Total scores from the ten-item Harvard Department of Psychiatry//National Depression Screening Day Scale (HANDS) measured severity of depressive symptoms. The HANDS screens for MDD by assessing symptoms over the prior 2 weeks [5]. The Summary of Diabetes Self-Care Activities (SDSCA) questionnaire measured diabetes self-management over the previous seven days using four subscales: general diet, exercise, self-monitoring of blood glucose and foot care. The specific diet subscale, which includes fruit and vegetable consumption, high-fat food consumption and spacing of carbohydrates, was examined at the item level because of poor inter-item correlations [6]. To assess non-adherence to medication, we asked patients, ‘In the past 7days, on how many days did you miss taking any one of your prescribed medicines?’ We dichotomised responses into ‘any missed doses’ and ‘no missed doses’. The Problem Areas in Diabetes (PAID) scale measured total diabetes-specific distress, with 20 items rated on a six-point scale from ‘not a problem’ to ‘a serious problem’ [7]. Demographic, diabetes treatment data and Charlson comorbidity scores were derived from survey responses and medical record review [3, 4]. Because the HANDS and PAID each had high internal reliability (0.85 and 0.95, respectively), we took the mean of available items if no more than 10% were missing. No other missing data was imputed. We computed z score transformations of both PAID and HANDS scores, where the mean of each scale was zero and each unit represented a standard deviation, and used these variables in the analyses presented below.

We conducted three sets of regression analyses predicting the SDSCA subscale scores: in the first set, the PAID score for the total sample was entered alone; in the second set, the PAID and HANDS scores were entered together for the total sample, and in the third set, the PAID and HANDS scores were entered together, limiting the analysis to those patients who did not screen positive for MDD (i.e. HANDS score <9). Models predicting the scores for the SDSCA subscales used multiple linear regression and those predicting medication adherence used logistic regression. Analyses were conducted using the SPSS package, version 15.0 (SPSS, Chicago, IL, USA), and all models controlled for the same set of covariates as in our previous report to avoid potential demographic and illness-related confounding of measures of depression/diabetes-specific distress [3].

Results

The PAID and HANDS were completed by 848 respondents and scores were positively correlated (r=0.54, p<0.001) in the overall sample, in those patients who did not meet HANDS criteria for MDD (n=685; r=0.36, p<0.001) and among those who did meet screening criteria for MDD (n=163; r=0.36, p<0.001). Table 2 shows that while higher PAID scores were significantly associated with poorer adherence to general dietary recommendations, less spacing of carbohydrates, less frequent exercise, and non-adherence to prescribed medication (when each subscale was examined individually), these relationships were reduced to non-significance when HANDS score was added to the model. In these models, higher levels of depressive symptoms remained significantly associated with each of the diabetes self-care outcomes, independent of PAID score. Higher PAID scores were significantly related to more high-fat food consumption; HANDS score, which was unrelated to high-fat food consumption, did not reduce this relationship. Neither HANDS nor PAID scores were associated with foot care. These relationships were paralleled in the subsample of patients who did not meet screening criteria for MDD, except that HANDS score was negatively related to high-fat food consumption (Table 2). Controlling for prescription of antidepressants did not alter these results (data not shown).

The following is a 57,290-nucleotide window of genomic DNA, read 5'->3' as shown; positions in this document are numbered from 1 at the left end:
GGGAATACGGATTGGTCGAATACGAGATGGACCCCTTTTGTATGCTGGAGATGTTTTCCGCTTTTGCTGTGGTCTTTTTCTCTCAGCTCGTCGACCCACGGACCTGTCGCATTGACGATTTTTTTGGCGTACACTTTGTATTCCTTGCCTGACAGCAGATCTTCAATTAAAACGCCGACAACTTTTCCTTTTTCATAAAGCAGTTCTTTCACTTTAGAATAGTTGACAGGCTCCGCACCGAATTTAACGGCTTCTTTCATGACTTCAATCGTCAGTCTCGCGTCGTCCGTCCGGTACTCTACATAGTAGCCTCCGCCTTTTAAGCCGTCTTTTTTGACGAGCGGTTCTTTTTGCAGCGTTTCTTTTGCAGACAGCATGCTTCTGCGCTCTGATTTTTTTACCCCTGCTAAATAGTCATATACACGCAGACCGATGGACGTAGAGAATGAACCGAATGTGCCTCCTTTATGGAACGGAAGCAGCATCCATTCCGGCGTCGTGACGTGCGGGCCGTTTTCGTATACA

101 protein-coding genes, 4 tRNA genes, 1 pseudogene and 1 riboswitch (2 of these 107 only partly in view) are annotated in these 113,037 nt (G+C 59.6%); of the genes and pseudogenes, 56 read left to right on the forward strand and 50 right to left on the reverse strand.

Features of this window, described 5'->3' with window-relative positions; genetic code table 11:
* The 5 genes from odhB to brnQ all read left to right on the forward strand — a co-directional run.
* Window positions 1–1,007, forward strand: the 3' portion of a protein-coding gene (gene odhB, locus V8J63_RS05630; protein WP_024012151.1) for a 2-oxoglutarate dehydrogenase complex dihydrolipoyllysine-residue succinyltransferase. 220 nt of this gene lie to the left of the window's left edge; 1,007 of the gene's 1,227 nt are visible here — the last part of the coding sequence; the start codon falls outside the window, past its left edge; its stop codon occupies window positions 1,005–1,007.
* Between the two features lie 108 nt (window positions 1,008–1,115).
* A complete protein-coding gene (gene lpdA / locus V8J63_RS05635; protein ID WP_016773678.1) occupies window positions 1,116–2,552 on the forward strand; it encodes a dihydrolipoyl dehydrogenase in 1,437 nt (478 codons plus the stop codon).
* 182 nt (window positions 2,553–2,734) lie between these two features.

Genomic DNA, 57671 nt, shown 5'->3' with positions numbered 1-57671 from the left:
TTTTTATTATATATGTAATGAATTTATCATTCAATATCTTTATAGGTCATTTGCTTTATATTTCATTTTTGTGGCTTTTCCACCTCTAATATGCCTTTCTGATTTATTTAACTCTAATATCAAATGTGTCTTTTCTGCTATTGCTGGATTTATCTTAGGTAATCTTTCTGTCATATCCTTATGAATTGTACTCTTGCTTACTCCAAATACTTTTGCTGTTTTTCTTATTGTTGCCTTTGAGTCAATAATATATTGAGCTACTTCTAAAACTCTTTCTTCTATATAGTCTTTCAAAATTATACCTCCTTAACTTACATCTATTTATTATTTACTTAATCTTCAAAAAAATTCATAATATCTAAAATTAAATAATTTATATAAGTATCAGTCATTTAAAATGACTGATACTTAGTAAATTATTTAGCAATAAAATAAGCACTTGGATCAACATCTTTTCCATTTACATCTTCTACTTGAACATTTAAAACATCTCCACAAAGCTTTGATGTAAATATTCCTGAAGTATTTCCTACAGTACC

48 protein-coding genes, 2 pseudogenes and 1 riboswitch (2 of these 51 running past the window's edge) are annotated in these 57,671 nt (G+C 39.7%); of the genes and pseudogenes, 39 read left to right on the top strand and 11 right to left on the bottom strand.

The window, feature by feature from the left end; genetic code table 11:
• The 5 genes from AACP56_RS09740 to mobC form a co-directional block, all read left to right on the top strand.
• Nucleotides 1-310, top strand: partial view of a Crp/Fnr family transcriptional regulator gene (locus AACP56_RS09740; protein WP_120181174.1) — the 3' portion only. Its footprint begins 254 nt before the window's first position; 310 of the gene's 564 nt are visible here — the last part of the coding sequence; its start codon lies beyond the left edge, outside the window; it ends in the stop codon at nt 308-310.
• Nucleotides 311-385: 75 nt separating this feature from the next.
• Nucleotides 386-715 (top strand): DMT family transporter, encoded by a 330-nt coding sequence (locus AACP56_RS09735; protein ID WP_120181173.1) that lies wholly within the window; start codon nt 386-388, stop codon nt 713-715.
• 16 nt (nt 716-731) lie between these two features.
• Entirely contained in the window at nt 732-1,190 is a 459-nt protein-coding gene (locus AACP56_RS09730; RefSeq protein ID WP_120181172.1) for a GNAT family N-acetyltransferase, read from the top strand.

Table 2

Diabetes-specific distress vs depressive symptomology predicting diabetes self-care

SDSCA subscale

PAID in overall samplea

PAID and HANDS in overall samplea

PAID and HANDS in those not meeting screening criteria for MDDb

 

B (SE) or OR (95%CI)c

p value

B (SE) or OR (95%CI)c

p value

B (SE) or OR (95%CI)c

p value

General diet

−0.33 (0.09)

<0.001

PAID

−0.11 (0.10)

0.259

PAID

−0.24 (0.12)

0.055

HANDS

−0.44 (0.10)

<0.001

HANDS

−0.67 (0.20)

0.001

Fruits and vegetablesd

−0.15 (0.10)

0.133

PAID

0.04 (0.12)

0.704

PAID

0.02 (0.14)

0.879

HANDS

−0.40 (0.12)

0.001

HANDS

−0.86 (0.24)

<0.001

Carbohydrate spacing

−0.23 (0.10)

0.029

PAID

0.05 (0.12)

0.646

PAID

−0.02 (0.15)

0.892

HANDS

−0.56 (0.12)

<0.001

HANDS

−0.78 (0.25)

0.002

High-fat foods

0.20 (0.07)

0.007

PAID

0.25 (0.08)

0.003

PAID

0.32 (0.10)

0.002

HANDS

−0.10 (0.08)

0.197

HANDS

−0.35 (0.16)

0.033

Exercise

−0.18 (0.09)

0.042

PAID

0.03 (0.10)

0.777

PAID

−0.11 (0.13)

0.379

HANDS

−0.42 (0.10)

<0.001

HANDS

−0.51 (0.21)

0.015

Glucose monitoring

0.05 (0.10)

0.646

PAID

0.18 (0.12)

0.125

PAID

0.16 (0.15)

0.270

HANDS

−0.27 (0.12)

0.021

HANDS

0.17 (0.24)

0.486

Foot cared

−0.05 (0.10)

0.599

PAID

0.02 (0.12)

0.877

PAID

−0.09 (0.14)

0.548

HANDS

−0.14 (0.11)

0.212

HANDS

−0.21 (0.23)

0.374

Medication non-adherence

1.30 (1.08–1.56)

0.006

PAID

1.00 (0.80–1.25)

0.987

PAID

1.14 (0.86–1.51)

0.363

HANDS

1.63 (1.32–2.02)

<0.001

HANDS

1.63 (1.02–2.60)

0.041

All models are adjusted for clinic site, sex, education, age, marital status, total medications, BMI, Charlson comorbidity score and prescription of insulin. The PAID was used to assess diabetes-specific stress; the HANDS was used to assess depressive symptoms

aThe number of subjects for these analyses ranges from 773 to 816

bAnalysis limited to those participants who scored <9 on the HANDS, which indicates that the presence of a major depressive episode is unlikely. The number of participants for these analyses ranges from 628 to 661